Elanora Willow Bruinooge came into the world at 7:37 PM on the first of December. Ella weighs 7 pounds, 7 ounces and is 19 3/4 inches long. She is very healthy and quite serene, at least compared to all the little screamers in the nursery right now. Needless to say she is the beautifulest baby ever.
Suanna is happy and tired. I am happy and ought to be tired but am ramped up on caffeine and adrenaline. All three of us are living in light.
Concerning Ella’s Name
It’s a Tolkien reference, albeit a subtle one. ‘Elanor’ is the name of Sam and Rose’s daughter at the very end of The Lord of the Rings. Here’s the bit that explains the name:
‘Well, Mr. Frodo,’ [Sam] said. ‘I’m in a bit of a fix. Rose and me had settled to call him Frodo, with your leave; but it’s not him, it’s her. Though as pretty a maidchild as any one could hope for, taking after Rose more than me, luckily. So we don’t know what to do.’
‘Well, Sam,’ said Frodo, ‘what’s wrong with the old customs? Choose a flower name like Rose. Half the maidchildren in the Shire are called by such names, and what could be better?’
‘I suppose you’re right, Mr. Frodo,’ said Sam. ‘I’ve heard some beautiful names on my travels, but I suppose they’re a bit too grand for daily wear and tear, as you might say. The Gaffer, he says: “Make it short, and then you won’t have to cut it short before you can use it.” But if it’s to be a flower-name, then I don’t trouble about the length: it must be a beautiful flower, because, you see, I think she is very beautiful, and is going to be beautifuller still.’
Frodo thought for a moment. ‘Well, Sam, what about elanor, the sun-star, you remember the little golden flower in the grass of Lothlorien?’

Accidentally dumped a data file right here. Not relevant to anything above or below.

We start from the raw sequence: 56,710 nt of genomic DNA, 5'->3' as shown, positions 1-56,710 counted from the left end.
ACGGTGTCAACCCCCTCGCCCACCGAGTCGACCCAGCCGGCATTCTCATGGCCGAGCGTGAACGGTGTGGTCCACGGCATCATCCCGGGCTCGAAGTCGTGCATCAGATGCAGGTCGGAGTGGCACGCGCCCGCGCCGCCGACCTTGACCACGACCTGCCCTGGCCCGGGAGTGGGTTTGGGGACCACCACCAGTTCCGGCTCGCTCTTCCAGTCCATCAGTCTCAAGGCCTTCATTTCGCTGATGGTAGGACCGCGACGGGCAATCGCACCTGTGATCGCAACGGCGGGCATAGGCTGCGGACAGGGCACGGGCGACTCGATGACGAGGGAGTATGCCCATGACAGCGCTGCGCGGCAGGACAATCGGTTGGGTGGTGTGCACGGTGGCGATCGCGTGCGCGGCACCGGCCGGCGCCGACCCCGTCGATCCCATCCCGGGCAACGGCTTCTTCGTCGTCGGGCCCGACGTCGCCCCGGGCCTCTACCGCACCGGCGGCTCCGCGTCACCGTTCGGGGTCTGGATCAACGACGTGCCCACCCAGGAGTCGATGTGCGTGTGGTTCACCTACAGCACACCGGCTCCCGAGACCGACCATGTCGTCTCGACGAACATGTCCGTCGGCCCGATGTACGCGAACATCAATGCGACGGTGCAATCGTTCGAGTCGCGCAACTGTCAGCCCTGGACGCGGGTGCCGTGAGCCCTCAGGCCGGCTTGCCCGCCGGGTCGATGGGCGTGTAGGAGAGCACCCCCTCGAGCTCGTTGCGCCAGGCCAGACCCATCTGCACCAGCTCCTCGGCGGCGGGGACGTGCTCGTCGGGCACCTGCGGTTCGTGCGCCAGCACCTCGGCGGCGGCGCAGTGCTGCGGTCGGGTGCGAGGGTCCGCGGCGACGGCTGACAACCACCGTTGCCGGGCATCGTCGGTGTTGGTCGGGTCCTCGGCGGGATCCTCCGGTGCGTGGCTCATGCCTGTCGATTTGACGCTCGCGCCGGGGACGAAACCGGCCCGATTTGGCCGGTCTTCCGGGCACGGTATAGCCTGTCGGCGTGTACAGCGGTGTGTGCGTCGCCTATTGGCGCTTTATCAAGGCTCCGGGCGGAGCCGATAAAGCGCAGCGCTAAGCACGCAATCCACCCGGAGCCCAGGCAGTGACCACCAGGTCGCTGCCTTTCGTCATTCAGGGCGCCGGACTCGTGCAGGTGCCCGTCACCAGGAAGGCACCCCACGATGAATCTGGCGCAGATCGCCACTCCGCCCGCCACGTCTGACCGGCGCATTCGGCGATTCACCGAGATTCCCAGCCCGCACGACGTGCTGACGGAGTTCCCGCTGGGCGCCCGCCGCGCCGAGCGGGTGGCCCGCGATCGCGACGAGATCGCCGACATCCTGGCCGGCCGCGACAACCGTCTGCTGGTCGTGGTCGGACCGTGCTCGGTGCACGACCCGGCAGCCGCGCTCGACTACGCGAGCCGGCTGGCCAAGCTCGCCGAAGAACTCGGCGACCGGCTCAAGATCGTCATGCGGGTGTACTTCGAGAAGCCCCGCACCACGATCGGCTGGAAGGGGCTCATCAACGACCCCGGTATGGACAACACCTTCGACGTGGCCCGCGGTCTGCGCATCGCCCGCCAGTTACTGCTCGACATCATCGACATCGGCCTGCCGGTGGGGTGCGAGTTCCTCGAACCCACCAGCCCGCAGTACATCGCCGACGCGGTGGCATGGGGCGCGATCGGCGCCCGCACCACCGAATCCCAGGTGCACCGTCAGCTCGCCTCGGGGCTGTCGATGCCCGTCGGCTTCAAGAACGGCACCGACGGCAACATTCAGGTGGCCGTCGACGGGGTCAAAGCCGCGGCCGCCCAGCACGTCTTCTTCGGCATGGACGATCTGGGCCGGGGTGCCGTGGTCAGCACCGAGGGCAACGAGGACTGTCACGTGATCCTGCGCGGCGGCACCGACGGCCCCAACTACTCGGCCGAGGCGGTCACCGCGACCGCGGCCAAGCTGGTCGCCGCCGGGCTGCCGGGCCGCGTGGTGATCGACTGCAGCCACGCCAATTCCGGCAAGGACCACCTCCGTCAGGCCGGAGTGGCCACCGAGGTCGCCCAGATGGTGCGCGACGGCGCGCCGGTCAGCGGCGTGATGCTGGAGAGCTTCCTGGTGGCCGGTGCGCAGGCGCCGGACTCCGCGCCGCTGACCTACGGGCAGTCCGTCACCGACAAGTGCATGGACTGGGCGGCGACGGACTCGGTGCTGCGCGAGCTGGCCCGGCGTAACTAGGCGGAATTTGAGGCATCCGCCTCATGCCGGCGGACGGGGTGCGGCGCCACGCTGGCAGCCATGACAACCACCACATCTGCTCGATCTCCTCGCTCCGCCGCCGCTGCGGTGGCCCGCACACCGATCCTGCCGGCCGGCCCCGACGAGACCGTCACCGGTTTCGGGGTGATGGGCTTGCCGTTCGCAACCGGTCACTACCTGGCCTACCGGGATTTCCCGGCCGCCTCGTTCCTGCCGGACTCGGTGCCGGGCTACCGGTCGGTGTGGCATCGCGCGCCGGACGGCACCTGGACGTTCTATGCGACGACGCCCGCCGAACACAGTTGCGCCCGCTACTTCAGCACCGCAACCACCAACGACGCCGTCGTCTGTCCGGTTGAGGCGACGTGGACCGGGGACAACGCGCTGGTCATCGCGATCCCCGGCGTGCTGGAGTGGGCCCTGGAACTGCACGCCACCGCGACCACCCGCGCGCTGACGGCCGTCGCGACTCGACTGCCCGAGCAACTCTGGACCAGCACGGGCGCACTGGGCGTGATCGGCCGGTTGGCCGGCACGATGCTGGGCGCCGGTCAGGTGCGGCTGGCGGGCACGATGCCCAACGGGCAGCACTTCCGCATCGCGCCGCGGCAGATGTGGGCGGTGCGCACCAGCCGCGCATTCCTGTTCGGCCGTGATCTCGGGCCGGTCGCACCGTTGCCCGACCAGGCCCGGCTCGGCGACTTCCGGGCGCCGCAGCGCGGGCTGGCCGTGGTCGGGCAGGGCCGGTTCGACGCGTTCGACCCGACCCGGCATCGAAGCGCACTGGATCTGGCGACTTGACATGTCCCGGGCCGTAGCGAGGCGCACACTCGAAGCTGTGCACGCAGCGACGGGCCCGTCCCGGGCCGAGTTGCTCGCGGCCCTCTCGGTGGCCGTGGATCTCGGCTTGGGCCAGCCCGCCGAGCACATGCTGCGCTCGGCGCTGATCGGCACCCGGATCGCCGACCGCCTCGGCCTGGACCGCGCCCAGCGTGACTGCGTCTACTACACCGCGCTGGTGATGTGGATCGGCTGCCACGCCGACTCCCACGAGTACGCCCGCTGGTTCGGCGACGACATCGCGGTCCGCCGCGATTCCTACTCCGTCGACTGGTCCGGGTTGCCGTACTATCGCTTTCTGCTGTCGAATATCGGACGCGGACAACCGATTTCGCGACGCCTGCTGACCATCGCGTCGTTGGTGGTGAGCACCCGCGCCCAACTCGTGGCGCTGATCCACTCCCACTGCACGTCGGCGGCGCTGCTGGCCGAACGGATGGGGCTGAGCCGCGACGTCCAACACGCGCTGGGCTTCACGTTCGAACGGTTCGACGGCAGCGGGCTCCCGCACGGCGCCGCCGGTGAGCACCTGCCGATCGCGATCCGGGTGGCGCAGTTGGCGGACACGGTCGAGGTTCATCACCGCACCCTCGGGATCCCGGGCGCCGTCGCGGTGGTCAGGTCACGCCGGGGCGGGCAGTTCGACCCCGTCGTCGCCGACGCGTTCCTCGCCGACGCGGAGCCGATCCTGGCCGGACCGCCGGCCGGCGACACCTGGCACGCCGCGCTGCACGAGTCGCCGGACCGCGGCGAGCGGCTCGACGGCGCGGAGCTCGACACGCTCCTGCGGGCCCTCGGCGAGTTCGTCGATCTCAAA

‘You’re right again, Mr. Frodo!” said Sam delighted. ‘That’s what I wanted.’
(LOTR VI 175-6)
With apologies to the Gaffer, we’ve made the name even longer by putting an ‘a’ at the end of it: partly because we like the sound of it, partly because the trochaic feet slide nicely into her last name that way, and partly because her nickname (and what we’ve been calling her most of the time) is ‘Ella’.
Ella will be forever correcting people who assume that her name is ‘Eleanor,’ but that will give her a special bond with her mother. ‘Eleanor’ is evolved from ‘Helen,’ which means ‘light’: a fact that Professor Tolkien was certainly aware of when he made his Elvish word. But the Elves aren’t the only ones who can lay claim to our particular spelling: as we discovered after we had settled on the name, ‘elanora’ is also an aboriginal name meaning ‘a home by the sea.’
Suanna and I have always been partial to willow trees. When we were dating we’d seek them out to picnic under, and so the name was on our short list even before we knew we were going to have a child. We like the fact that Ella’s names are a flower and a tree, respectively.
An unpronounceable mouthful, to be sure, but it’s what she’s inherited. The word is still out on whether an infusion of Steeby DNA has produced another Bruinooge who actually has brown eyes. They’re big and grey at the moment, but we think we can detect a hint of brown in them waiting to come out.
UPDATE: If you’re coming to this entry from the printed announcement, you should also know that Elanora has her very own website, called Cerin Amroth. Feel free to stop by.